The name which is now Romanno appears on record in the 12th century, in a grant de terra de Rumanac of land in feudo de Rothmaneic, to Holyrood Abbey (1165). Thereafter there is an alternation generally between Rumanach and Romanoch, till loss of final consonant as is typical of Gaelic place-names in middle to later Scots; Rothmaneic is thus an outlier, the only form containing the apparent first element in full. The name is generally explained on the lines of ‘monks’ earthwork or high status dwelling surrounded by an earthen rampart’ (Scots Gaelic ràth < Old Irish ráith < early Celtic rātis) + manach ‘monk’ in genitive plural). There are many ancient earthwork ‘forts’ and ‘settlements’ on the map, including a particularly impressive one at Whiteside Hill. This ‘monks’ rath’ has long seemed problematical, for reasons including that the francophone linguistic milieu of Holyrood Abbey and the aristocratic grantor would not have favoured such a Gaelic naming for a new property, the lack of any record, tradition, or archaeology supporting the possibility of an earlier monastic presence to justify the name, and conversely that other Gaelic place-names are a significant part of the linguistic mix in the locality. The search for a more satisfactory explanation looks at other manifestations of ràth (or close cognates) in Scotland, at other possibilities for the second element of the name, and at factors that make the location of Romanno rather special. It is in an area where ancient NE-SW and NW-SE routes intersect; where accordingly there was considerable activity and investment by the Roman military; and where important hoards of pre-Roman metalwork including items created far from Scotland have been found. Reflections on this feature of the area prompt a very speculative scenario linking those finds with the more famous hoards from Blair Drummond, Stirlingshire, and Broighter by Lough Foyle, Ireland; and offering a motive for the naming of the River Teith, for which a straightforward etymology has been in plain view but semantically difficult to justify.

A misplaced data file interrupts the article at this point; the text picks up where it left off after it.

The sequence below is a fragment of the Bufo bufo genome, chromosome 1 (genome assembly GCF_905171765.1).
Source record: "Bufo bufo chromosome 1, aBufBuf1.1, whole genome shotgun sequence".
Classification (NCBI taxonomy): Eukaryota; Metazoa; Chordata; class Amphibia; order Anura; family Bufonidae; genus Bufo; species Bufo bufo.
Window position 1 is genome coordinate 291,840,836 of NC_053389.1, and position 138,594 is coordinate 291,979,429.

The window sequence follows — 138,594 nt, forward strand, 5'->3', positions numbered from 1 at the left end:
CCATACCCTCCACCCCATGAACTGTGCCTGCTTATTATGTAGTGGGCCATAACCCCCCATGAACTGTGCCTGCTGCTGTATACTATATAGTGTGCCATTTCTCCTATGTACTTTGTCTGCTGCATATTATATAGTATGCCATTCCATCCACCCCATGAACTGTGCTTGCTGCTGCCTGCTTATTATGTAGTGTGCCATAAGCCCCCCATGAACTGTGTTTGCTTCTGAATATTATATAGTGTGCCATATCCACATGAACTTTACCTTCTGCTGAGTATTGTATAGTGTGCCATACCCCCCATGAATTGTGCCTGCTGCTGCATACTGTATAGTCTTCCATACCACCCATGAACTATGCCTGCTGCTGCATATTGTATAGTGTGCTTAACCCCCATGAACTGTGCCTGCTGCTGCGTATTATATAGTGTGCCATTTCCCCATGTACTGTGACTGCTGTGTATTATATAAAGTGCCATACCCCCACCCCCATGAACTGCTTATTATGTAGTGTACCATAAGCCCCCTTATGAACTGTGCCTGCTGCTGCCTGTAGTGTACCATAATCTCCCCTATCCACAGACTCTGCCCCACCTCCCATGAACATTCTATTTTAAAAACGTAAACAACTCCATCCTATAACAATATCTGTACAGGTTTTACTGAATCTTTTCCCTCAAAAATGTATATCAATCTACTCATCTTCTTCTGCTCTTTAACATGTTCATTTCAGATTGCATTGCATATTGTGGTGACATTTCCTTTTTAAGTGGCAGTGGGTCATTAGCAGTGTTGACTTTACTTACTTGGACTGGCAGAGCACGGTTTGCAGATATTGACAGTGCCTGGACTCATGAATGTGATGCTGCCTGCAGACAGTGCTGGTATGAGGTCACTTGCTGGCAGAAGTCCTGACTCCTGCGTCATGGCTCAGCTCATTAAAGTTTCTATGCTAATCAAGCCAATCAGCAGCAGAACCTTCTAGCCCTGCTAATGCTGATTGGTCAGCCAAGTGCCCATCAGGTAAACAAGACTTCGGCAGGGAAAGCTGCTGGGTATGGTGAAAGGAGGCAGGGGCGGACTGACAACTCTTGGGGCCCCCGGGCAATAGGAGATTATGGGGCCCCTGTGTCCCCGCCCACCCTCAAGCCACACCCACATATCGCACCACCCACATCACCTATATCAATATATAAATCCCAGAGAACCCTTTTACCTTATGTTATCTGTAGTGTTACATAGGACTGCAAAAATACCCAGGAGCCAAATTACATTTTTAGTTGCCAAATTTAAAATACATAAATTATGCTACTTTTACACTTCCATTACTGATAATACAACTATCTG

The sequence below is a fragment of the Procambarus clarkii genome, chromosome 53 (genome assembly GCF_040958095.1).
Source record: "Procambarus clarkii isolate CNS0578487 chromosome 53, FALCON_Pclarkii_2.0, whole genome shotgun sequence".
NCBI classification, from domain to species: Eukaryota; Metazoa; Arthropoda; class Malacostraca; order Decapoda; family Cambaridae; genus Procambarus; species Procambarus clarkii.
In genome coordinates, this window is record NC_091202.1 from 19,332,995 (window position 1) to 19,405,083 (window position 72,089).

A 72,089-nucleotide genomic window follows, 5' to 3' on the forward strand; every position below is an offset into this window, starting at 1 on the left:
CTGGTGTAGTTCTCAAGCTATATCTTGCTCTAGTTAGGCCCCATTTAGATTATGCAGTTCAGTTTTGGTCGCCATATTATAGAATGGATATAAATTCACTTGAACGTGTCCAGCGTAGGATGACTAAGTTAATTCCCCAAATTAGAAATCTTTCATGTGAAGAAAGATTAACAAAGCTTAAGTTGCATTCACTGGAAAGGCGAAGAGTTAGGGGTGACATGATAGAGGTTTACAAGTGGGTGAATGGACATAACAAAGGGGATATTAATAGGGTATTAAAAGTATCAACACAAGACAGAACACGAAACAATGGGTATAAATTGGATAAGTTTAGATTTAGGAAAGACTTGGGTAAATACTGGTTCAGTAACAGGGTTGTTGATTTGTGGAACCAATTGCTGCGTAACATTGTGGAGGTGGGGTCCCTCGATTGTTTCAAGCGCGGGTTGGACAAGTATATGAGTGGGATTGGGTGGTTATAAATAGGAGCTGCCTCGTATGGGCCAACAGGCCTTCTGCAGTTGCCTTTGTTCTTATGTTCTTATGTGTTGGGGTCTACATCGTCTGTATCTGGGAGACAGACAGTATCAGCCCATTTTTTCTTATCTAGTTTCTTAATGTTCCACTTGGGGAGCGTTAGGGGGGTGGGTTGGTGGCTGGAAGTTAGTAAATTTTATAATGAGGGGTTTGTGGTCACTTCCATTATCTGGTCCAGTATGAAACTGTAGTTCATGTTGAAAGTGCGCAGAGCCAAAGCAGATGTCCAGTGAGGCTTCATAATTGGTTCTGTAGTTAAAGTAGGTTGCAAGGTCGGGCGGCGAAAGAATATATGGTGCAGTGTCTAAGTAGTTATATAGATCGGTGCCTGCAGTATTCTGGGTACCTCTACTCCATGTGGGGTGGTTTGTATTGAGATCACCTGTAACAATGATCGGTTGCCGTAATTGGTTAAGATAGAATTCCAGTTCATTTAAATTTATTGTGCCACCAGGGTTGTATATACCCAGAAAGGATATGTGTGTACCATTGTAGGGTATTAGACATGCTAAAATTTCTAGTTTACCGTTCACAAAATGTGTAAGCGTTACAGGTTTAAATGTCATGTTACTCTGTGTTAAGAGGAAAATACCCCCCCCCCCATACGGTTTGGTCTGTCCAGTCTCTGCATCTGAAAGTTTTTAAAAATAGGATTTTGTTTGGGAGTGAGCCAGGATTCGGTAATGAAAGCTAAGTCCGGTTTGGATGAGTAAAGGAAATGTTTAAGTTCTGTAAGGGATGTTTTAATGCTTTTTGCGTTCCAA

Lesley Abrams (University of Oxford and University of Cambridge) The Cameron Lecture: ‘Vive la Différence? Place-names and Scandinavian settlement in England and Normandy in the Viking Age’

Scandinavians established themselves in a number of places outside their homelands during the Viking Age. This lecture will compare how place-names have been used in the construction of historical narratives about two of these locations, England and Normandy. Many factors – some institutional, some ideological – have helped to create contrasting attitudes to the impact of the Scandinavians. My lecture aims to explore these differences, focusing in particular on the role place-names have played in understanding the Scandinavian settlements in England and Normandy and on the forces affecting assessments of their historical value.

Keith Briggs ‘The surnames of thirteenth-century Ipswich’